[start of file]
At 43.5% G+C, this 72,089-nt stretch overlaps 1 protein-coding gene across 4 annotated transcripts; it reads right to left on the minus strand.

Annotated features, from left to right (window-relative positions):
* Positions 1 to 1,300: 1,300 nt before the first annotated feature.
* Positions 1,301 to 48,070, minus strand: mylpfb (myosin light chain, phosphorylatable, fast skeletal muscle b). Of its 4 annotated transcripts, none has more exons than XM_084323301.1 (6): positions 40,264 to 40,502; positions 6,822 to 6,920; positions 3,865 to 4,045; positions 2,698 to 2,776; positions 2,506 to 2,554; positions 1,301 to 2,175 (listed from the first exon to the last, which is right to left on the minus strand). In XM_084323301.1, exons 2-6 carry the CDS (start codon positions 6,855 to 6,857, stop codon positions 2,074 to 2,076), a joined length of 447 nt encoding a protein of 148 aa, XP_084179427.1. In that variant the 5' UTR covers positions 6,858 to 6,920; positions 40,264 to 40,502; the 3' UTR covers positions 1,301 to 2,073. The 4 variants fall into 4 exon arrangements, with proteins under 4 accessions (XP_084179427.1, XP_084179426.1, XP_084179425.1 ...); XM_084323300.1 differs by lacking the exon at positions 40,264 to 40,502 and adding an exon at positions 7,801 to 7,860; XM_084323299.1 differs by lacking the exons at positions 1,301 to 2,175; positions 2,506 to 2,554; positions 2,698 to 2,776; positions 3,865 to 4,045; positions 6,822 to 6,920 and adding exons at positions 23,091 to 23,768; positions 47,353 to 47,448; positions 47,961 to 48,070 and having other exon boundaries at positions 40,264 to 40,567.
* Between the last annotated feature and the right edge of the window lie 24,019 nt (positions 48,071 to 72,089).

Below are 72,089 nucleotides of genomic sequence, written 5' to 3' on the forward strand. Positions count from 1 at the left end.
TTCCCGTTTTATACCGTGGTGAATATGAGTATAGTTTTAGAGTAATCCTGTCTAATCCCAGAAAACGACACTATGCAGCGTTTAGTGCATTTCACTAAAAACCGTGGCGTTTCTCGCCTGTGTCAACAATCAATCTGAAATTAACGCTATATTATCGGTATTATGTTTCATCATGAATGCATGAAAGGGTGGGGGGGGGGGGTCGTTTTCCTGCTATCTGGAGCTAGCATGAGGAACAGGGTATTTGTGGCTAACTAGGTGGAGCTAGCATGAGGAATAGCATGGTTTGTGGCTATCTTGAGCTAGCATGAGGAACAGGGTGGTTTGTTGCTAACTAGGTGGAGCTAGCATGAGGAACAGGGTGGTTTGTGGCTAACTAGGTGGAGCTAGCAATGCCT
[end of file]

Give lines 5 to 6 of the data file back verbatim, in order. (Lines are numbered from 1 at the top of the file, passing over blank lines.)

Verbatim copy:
* Between the last annotated feature and the right edge of the window lie 24,019 nt (positions 48,071 to 72,089).

Below are 72,089 nucleotides of genomic sequence, written 5' to 3' on the forward strand. Positions count from 1 at the left end.